By Alicia Dziak

Dubbed “The Best 12 Days of Summer,” the Erie County Fair returns Aug. 8-19 for its 179th year, celebrating 150 of those years in Hamburg.

The Erie County Fair has many ties to Springville, both past and present. Not only was the fair held in Springville the year before it moved to Hamburg, but this year at the helm of it all sits Jessica Underberg, CEO and fair manager, who is a 1994 SGI grad.

Underberg grew up on a dairy farm in Collins, attended college at Canisius and married her high school sweetheart, Mark. The couple still resides in Springville with their two daughters in the house Mark grew up in.

Underberg has been working for the fair for over two decades.

“This will be my 23rd fair,” she said. “I started working at the front desk and have worked in every department since then.” Underberg worked as the assistant manager at the fair for eight years before being promoted to fair manager last October.

With the fair only days away, Underberg explained that this time of year is all about the little things. “The last month is more details and final touches,” she said.

While she acknowledges the scope and size of the fair, Underberg also says August brings in so much outside help.

“Our staff of 50 grows to 500 (for the fair),” she said. In comparison, other events held on the fairgrounds throughout the year are also sizeable but must be done only by the staff of 50.

Everyone remembers last year’s fair, with a tornado touching down on the fairgrounds just 20 days before the fair was supposed to start. Underberg recalls being in a camper with her lunch when it hit, and she felt the camper lift off the ground. The storm, which she said “left as quickly as it came” left much of the grounds and buildings destroyed, a monumental challenge to overcome in less than three weeks.

“The biggest reason (we were able to get up and running again so quickly) was because of the relationship we have with our contractors,” Underberg explained. “They showed up immediately to help and we also had a lot of volunteers.” She continued to note that some things just could not be fixed on time, and that in hindsight, she thinks some kind of scavenger hunt would have been fun, to see if people would notice all the “quick fixes” that had been made.

For instance, 50 trees were lost on the property. With limited time, stumps were not able to be removed, so instead, large piles of mulch covered in flowers and rocks concealed the stumps.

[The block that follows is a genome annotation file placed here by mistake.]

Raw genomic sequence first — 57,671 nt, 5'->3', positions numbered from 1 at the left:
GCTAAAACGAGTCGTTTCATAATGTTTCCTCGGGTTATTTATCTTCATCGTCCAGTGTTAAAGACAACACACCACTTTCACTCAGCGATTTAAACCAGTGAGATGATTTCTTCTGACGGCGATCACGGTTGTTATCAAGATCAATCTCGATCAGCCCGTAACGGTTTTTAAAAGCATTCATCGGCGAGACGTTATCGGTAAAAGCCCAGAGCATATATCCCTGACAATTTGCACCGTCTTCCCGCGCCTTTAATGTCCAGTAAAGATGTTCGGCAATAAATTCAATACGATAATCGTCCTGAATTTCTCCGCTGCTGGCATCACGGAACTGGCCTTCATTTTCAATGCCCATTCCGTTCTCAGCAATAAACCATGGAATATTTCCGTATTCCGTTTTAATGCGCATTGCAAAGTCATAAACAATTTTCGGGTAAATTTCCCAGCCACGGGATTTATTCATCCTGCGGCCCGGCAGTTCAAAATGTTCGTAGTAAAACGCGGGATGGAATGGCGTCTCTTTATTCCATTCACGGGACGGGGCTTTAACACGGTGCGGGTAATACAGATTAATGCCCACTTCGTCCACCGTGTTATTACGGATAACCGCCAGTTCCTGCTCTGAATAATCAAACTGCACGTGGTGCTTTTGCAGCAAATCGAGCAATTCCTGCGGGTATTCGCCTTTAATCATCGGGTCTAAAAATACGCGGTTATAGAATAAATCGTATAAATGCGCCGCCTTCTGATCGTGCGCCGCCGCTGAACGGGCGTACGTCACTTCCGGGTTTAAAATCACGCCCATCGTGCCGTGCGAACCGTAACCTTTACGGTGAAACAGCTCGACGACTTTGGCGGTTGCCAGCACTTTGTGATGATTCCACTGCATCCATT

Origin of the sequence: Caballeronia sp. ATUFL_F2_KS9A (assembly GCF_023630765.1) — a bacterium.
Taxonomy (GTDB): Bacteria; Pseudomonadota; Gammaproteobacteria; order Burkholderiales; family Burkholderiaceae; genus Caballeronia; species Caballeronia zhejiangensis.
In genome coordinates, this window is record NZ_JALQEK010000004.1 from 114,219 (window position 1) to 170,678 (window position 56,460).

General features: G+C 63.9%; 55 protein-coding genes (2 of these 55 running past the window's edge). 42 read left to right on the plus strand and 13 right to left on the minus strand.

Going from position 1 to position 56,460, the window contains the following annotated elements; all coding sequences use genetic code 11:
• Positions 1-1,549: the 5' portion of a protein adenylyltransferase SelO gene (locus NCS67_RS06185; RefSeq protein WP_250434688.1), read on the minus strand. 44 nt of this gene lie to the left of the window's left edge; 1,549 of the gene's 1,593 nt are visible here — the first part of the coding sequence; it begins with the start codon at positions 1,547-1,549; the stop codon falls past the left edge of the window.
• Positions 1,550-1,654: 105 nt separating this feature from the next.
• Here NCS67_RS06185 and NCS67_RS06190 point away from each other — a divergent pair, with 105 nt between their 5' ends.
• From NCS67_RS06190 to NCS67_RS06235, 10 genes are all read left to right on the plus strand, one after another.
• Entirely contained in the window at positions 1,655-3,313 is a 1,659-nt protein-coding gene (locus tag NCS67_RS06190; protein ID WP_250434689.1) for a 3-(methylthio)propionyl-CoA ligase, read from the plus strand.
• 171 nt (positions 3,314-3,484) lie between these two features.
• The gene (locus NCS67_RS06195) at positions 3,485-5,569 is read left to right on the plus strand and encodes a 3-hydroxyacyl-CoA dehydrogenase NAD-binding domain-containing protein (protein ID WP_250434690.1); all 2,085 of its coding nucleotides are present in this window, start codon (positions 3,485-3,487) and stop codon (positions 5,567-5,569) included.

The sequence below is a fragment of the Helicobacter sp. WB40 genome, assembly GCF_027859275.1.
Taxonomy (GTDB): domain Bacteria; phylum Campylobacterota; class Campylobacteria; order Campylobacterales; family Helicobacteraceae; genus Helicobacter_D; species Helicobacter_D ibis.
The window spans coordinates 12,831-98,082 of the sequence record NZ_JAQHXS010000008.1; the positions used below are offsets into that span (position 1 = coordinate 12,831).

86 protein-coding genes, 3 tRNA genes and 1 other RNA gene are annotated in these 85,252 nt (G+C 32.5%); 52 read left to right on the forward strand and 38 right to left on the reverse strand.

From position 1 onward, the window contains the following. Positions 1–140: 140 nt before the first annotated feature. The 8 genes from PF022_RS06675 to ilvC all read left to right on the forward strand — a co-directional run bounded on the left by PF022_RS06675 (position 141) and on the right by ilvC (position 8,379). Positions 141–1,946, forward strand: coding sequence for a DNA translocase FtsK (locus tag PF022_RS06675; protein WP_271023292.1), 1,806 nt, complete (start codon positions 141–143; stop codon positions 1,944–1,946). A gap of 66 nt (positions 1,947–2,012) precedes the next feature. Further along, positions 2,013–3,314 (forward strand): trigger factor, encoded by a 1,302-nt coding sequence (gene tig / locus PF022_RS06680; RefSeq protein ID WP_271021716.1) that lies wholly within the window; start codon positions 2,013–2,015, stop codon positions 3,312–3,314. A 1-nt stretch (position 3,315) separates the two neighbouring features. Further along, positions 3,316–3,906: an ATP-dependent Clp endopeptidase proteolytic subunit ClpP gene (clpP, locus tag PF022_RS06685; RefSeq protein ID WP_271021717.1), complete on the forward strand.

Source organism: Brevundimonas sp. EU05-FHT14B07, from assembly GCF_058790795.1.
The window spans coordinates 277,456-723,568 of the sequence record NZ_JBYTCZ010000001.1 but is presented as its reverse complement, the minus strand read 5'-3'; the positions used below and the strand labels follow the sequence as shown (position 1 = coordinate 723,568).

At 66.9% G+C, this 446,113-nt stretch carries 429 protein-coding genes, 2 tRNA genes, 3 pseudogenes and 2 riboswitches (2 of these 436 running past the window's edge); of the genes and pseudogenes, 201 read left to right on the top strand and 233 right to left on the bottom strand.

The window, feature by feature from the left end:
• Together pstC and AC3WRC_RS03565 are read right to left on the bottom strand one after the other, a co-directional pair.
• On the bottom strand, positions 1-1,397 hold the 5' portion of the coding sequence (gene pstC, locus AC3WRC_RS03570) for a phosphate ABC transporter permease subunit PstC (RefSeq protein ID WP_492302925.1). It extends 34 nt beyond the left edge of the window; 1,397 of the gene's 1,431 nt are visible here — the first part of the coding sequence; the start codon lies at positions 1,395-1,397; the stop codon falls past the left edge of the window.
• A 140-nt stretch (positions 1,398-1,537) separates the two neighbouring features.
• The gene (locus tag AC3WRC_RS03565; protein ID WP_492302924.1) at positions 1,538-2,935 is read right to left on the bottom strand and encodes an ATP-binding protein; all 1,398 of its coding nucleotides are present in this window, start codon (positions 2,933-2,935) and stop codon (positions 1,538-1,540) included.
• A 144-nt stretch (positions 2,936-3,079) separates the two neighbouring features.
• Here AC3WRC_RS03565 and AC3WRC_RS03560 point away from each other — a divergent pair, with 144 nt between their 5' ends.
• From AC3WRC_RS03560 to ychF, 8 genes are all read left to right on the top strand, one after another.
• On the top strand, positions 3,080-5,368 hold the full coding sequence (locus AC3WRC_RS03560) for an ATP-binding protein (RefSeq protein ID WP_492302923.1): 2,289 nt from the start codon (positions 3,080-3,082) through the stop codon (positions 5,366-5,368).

The tornado was also a wake up call for more of a focus on emergency plans set in place on the premises during non-fair times.

If that wasn’t enough, last year, a large fire burned the Weidner’s barbecue stand to the ground during the fair.

This year, hopefully without the drama, the fair is ready to welcome thousands of guests for 12 days, and Underberg said that if you think you know the fair, think again. Patrons will see many changes this year, starting with new exhibit spaces for many popular exhibits.

Underberg and other staff members attended trade shows throughout the year and carefully selected new and unique entertainment for the fair. There will be a new circus exhibit at Gate 5, Cyrk Live, featuring a dazzling collection of international jugglers, high flying trapeze artists and the return of the Extreme Chinese Acrobats.

Also new is the I-HUB, which are interactive displays that put a spotlight on innovation, ingenuity and imagination found throughout western New York.

As always, the Fair offers a variety of grandstand events. Free concerts include the BPO on Aug. 8, The Fab Four Beatles tribute band on Aug. 11, the Oak Ridge Boys on Aug. 13 and Midland on Aug. 14. An option of $20 reserved track seating is available for those shows.

Other concerts include Chris Young on Aug. 9, ZZ Top on Aug. 10 and Dick Fox’s Golden Boys (Frankie Avalon, Fabian and Bobby Rydell) on Aug. 12.

Fairgoers can also check out Freestyle Motocross on Aug. 15, Truck and Tractor Pull Champions Tour on Aug. 16 and 17, the Ultimate Night of Destruction on Aug. 18, and the World’s Largest Demolition Derby on Aug. 19.

This year, every night will conclude with fireworks, as a way to say “thank you” to Hamburg for hosting the fair for 150 years. Underberg explained that although it would have been cool to have the fair stay in Springville — referring to when it was held at Dygert Farm all those years ago (before it was voted on and won by only one vote to move it) — the move allowed the fair to grow to one of the top 10 fairs in the country today. Hamburg provided a location that was closer to the city but still close enough to the rural communities, therefore drawing crowds from both areas and more people.

Why is the Erie County Fair is an annual tradition for so many?

“You can go to the fair and forget about everything else; it gives you a hands-on experience in a digital world,” said Underberg, adding that it reconnects the family. “My parents took me, their parents took them. You can see and do so much without spending a lot of money.”

With something for everyone, the Erie County Fair won’t disappoint. Take the short drive to Hamburg to experience this Western New York tradition and make summertime memories!

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